8. The method of claim 1 wherein the selected starting algorithm comprises a plurality of linear functions.
9. A system comprising:
a compressor, the compressor comprising a motor;
a motor drive configured to receive power from an AC power source and to provide power to the motor of the compressor at a plurality of preselected voltages and a plurality of preselected frequencies;
a controller to control operation of the motor drive, the controller comprising a processor to determine an amount of liquid refrigerant located in an oil sump of the compressor and to select a starting algorithm to initiate operation of the compressor from a plurality of starting algorithms in response to the determined amount of liquid refrigerant in the oil sump; and
the selected starting algorithm, when executed by the controller, operates to increase a speed of the motor from zero over a preselected time period until a preselected speed is reached to remove the determined amount of liquid refrigerant from the oil sump.
10. The system of claim 9 wherein the controller comprises a timer to measure an elapsed time since a previous operation of the compressor.
11. The system of claim 9 further comprises a sensor to measure the amount of liquid refrigerant in the oil sump.
12. The system of claim 11 wherein the sensor comprises one of an optical sensor, a thermal sensor or a level sensor.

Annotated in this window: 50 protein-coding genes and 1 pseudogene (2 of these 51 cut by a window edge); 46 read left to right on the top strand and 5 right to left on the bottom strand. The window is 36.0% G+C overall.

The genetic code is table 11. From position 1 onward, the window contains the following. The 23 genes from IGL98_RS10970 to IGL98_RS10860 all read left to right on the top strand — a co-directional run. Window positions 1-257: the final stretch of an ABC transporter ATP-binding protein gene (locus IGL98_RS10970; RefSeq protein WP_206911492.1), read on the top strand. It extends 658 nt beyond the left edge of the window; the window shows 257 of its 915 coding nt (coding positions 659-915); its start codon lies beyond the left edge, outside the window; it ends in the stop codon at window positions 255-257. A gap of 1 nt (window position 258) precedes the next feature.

13. The system of claim 9 wherein the selected starting algorithm comprises one of a linear function or a non-linear function.
14. The system of claim 9 wherein the selected starting algorithm comprises jogging the motor of the compressor with the motor drive prior to increasing the speed of the motor.
15. The system of claim 9 wherein the selected starting algorithm comprises a plurality of linear functions.
16. The system of claim 9 wherein the controller comprises a memory device storing the plurality of starting algorithms.
17. A method of removing liquid refrigerant from an oil sump of a compressor comprising:
determining an amount of liquid refrigerant located in an oil sump of the compressor;
selecting a starting algorithm for the compressor from a plurality of starting algorithms based on the determined amount of liquid refrigerant;
initiating operation of a motor of the compressor; and
operating the motor of the compressor using the selected starting algorithm, the selected starting algorithm being used to control a speed of the motor to remove liquid refrigerant from the oil sump.
18. The method of claim 17 wherein the determining an amount of liquid refrigerant comprises determining an amount of liquid refrigerant based on an elapsed time since a previous operation of the compressor.
19. The method of claim 17 wherein the determining an amount of liquid refrigerant comprises measuring an amount of liquid refrigerant with a sensor.
20. The method of claim 17 wherein the selected starting algorithm is selected from the group consisting of a linear function, a non-linear function, jogging the compressor, a plurality of linear functions and combinations thereof.
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US20090324427A1 (en) 2009-12-31
US20090324426A1 (en) 2009-12-31
US8790089B2 (en) 2014-07-29
US20090324428A1 (en) 2009-12-31